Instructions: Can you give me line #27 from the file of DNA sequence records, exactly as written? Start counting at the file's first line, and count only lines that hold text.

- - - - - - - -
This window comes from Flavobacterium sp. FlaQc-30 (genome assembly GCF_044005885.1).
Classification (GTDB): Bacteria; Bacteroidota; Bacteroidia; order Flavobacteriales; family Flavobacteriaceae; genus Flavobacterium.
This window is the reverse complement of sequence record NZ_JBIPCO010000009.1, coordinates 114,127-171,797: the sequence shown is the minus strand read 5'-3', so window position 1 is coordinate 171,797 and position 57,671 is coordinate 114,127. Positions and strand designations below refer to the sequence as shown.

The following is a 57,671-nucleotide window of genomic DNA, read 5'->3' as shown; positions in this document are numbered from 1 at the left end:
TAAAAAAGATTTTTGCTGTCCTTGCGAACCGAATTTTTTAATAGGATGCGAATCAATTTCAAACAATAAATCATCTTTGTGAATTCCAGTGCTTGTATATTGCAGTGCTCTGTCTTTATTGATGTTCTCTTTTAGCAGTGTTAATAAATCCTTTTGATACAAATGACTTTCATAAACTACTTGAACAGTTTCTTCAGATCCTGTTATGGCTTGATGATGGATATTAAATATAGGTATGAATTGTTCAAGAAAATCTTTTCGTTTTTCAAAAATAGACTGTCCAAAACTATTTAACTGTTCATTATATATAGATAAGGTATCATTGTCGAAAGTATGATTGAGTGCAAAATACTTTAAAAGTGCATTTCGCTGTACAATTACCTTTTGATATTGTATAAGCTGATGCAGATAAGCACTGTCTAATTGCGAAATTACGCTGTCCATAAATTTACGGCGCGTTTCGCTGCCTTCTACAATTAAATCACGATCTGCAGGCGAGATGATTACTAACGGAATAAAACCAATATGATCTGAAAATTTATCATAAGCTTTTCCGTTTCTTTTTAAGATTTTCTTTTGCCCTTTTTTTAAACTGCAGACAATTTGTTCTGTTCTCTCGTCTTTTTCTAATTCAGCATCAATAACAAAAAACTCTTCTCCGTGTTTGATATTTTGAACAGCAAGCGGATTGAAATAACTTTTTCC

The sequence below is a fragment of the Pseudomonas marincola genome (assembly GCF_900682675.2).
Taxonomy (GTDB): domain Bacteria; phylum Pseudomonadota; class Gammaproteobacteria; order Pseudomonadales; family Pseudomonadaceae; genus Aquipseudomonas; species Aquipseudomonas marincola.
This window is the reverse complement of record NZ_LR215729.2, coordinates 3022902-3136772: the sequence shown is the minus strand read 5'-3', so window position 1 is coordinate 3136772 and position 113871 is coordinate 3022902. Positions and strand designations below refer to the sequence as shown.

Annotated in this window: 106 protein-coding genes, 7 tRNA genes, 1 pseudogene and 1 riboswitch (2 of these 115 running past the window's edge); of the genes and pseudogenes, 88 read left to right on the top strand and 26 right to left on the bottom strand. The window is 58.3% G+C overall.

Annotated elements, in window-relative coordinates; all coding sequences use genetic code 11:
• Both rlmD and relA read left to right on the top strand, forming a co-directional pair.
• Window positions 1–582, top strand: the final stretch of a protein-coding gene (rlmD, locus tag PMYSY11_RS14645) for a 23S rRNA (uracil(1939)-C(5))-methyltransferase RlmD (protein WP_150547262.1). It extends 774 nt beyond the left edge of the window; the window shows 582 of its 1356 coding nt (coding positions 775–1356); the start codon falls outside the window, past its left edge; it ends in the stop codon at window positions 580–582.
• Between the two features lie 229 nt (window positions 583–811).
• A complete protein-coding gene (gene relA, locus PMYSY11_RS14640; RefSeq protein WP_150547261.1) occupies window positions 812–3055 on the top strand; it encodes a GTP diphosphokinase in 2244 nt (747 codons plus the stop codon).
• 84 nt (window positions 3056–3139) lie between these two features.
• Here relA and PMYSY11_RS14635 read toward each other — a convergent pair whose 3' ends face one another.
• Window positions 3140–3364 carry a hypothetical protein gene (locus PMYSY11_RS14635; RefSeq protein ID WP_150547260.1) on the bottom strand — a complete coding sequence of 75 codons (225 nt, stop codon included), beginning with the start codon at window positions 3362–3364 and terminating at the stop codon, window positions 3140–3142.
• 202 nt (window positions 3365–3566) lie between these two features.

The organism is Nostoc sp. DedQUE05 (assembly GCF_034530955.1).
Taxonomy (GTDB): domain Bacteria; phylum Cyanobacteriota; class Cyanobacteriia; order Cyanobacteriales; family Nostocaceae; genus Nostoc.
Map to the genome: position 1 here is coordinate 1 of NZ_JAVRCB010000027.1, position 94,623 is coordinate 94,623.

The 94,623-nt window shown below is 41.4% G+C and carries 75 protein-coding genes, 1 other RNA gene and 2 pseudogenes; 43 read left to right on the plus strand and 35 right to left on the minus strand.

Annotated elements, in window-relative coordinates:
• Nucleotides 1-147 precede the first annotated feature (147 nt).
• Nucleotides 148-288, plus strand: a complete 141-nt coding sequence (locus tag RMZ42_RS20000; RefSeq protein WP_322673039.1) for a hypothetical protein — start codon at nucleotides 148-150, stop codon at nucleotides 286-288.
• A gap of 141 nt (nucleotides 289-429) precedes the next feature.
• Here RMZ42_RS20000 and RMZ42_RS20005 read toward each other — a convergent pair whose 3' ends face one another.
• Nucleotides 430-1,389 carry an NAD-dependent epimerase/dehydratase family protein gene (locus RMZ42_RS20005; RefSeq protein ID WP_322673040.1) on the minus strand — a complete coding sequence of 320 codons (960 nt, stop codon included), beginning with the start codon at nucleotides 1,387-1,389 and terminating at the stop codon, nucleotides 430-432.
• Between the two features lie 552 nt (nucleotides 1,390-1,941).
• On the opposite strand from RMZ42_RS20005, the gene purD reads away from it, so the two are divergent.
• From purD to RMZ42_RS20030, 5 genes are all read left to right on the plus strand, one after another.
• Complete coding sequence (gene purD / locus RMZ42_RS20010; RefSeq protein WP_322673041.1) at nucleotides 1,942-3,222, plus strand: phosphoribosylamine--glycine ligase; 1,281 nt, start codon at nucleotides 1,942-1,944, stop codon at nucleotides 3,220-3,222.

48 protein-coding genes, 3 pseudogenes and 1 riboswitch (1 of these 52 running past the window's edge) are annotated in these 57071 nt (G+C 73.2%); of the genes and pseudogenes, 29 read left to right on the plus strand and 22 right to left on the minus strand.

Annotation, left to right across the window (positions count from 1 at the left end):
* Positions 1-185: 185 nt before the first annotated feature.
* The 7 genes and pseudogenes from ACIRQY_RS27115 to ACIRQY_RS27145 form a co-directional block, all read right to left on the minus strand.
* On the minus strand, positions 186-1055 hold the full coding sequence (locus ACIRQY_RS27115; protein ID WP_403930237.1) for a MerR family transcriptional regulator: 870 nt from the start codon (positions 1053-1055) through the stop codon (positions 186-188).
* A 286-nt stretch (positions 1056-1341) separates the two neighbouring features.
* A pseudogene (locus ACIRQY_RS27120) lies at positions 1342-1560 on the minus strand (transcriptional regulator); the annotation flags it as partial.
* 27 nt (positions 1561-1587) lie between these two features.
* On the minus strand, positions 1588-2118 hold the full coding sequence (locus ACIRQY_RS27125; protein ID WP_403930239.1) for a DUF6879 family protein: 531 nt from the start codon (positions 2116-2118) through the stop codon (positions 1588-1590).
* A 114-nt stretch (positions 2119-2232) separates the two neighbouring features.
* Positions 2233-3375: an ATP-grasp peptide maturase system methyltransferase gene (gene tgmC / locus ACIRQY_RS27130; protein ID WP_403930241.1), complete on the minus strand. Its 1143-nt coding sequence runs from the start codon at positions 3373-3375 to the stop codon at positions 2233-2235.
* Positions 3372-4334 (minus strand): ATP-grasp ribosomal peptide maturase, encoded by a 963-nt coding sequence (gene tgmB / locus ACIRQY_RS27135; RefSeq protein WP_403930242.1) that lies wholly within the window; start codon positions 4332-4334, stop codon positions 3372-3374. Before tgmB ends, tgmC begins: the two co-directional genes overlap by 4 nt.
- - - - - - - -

• Here RMZ42_RS20000 and RMZ42_RS20005 read toward each other — a convergent pair whose 3' ends face one another.